A company should not manage its own brand by committee. It just doesn't work. Why? Generally you will find that many committees are made up of people with no skill or background in marketing, brand or positioning. They all have an opinion; they all want to offer advice, and what you end up with is:
- Action with no strategy
- No true direction
- No consistent brand tone, clarity or succinct messaging.
Somebody has to own and take responsibility for the brand. This must be somebody who truly understands how marketing and brand works and not just somebody who's read a book about it. Mark Twain once said “If you hold a cat by the tail, you learn things that cannot be learned in any other way.”
Sure you can take input from a variety of sources but ultimately the decision should lie with one single person who truly understands your brand, can see where it's going, what needs to be done and has a solid understanding of how this world of marketing warfare is conducted. They have to understand the rules of engagement.
Too often senior executives sit on committees that are making decisions on the direction and strategy for one of your most valuable assets, your brand, and they would be better off focusing on their own actual strengths that tend to lie elsewhere.“A camel is a horse put together by a committee”.
Why do so many leaders undervalue curiosity? I recently met a chairman of the company who clearly undervalued curiosity, having people around who would challenge the direction of the company, the strategy, and the value placed on the brand. Many leaders feel threatened by people who will not accept the first idea put forward (often their idea), but instead should entertain or ask questions to ensure that the best opportunity is presented for now and into the future. As we leap into 2017, curiosity is one of the great attributes that any leader can foster.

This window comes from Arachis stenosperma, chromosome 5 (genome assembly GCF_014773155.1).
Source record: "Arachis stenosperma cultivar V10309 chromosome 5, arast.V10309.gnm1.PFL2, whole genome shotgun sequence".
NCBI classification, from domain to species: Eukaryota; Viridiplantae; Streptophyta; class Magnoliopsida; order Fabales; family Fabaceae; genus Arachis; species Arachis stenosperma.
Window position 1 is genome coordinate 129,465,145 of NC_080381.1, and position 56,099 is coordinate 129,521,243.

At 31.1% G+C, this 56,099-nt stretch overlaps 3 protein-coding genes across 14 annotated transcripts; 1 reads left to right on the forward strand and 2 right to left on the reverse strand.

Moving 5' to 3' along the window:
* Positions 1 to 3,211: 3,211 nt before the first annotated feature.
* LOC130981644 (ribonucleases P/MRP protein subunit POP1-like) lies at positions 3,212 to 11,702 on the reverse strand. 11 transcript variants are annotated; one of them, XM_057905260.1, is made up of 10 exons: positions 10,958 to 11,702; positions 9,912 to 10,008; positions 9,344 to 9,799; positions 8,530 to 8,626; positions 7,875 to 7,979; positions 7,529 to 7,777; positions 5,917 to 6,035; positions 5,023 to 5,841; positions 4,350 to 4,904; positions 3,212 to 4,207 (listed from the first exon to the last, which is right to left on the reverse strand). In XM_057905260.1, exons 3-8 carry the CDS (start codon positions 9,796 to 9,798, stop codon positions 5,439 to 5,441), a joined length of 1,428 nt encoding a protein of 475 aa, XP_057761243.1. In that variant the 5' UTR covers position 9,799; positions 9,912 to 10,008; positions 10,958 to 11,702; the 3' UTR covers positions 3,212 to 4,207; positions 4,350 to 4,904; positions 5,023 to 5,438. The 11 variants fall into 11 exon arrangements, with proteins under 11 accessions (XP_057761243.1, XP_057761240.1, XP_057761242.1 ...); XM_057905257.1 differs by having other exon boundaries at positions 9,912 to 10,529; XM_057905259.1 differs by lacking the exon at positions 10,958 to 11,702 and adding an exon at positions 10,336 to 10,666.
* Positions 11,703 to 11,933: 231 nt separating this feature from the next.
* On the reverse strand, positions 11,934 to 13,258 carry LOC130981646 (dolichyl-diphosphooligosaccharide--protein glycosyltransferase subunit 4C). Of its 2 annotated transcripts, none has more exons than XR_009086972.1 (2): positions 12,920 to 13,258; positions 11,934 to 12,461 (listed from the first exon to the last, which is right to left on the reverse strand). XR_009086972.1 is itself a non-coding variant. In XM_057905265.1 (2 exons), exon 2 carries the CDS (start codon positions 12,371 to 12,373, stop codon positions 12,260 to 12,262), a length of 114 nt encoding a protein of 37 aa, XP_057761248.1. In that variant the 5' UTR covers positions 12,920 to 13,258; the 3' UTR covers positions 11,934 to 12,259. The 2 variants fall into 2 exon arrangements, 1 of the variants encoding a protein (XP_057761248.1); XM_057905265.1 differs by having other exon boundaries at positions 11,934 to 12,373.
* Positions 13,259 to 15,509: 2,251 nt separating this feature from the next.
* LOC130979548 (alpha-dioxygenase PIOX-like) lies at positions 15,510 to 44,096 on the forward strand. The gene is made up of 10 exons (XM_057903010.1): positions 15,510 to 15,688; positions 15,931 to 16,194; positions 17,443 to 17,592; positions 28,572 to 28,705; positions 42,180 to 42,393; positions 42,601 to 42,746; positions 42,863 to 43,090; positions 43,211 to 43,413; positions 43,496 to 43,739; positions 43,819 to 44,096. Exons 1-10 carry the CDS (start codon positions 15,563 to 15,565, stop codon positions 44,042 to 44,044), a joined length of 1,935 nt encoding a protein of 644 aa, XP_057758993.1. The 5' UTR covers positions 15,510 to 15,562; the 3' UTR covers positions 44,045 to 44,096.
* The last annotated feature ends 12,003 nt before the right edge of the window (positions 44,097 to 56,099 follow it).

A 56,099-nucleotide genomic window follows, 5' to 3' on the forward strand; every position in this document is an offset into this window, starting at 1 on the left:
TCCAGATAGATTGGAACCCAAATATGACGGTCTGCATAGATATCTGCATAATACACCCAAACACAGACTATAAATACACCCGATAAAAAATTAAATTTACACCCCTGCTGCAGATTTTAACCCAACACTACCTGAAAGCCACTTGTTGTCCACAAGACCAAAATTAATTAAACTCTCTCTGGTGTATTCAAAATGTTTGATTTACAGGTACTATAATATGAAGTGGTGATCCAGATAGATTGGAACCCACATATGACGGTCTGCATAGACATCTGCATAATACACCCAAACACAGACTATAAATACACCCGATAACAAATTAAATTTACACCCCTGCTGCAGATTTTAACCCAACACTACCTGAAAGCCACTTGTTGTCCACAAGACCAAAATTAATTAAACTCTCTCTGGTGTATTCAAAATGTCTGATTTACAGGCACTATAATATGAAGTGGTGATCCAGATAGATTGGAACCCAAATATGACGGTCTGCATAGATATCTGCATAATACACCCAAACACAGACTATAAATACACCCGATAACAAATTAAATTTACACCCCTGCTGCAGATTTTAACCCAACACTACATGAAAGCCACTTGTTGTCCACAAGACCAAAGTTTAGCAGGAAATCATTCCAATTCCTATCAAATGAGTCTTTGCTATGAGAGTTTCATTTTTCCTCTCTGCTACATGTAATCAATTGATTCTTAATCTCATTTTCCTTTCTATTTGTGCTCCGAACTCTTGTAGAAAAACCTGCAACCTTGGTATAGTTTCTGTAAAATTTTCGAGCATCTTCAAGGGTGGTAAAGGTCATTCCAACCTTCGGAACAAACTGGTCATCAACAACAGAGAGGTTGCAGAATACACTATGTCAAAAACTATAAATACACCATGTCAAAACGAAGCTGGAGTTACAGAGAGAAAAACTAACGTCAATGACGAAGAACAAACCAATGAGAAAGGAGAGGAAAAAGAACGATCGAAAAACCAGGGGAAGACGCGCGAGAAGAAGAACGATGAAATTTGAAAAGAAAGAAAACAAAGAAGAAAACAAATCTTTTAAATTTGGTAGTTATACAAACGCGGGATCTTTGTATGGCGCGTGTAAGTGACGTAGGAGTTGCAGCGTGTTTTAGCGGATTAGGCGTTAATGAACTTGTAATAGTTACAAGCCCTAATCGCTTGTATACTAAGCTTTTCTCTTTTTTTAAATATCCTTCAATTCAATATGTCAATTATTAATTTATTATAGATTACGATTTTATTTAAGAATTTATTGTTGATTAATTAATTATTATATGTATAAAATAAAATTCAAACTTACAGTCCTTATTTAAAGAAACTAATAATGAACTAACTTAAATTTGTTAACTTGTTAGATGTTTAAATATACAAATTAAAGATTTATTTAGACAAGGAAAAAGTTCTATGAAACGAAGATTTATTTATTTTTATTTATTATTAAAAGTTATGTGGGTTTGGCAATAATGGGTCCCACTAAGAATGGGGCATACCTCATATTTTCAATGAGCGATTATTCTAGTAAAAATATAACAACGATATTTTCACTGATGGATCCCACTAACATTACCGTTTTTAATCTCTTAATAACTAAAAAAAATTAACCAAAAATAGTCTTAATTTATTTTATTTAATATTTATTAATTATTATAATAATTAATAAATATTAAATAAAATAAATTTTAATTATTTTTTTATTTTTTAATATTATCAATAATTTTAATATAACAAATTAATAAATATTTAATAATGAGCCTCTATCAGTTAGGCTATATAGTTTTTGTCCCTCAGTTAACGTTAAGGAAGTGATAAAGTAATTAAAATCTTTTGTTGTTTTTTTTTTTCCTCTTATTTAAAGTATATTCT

Over the Christmas break I read a terrific book that I highly recommend called A Curious Mind by Hollywood film producer Brian Grazer. It’s a story about Brian’s restless, relentless, and remarkable imagination driven by questions. This book shows you how questions can change not only your life, but also the life of others. Brian Grazer is a super successful movie producer with credits like A Beautiful Mind, Apollo 13, Splash, 8 Mile, and a host of other Academy award nominated films. This is a great book that reminds us that curiosity cures complacency and breaks familiarity.
Don’t be threatened by people who challenge, question, or are curious about the business if it’s coming from the right place, as this surely is where the next great idea can be unlocked.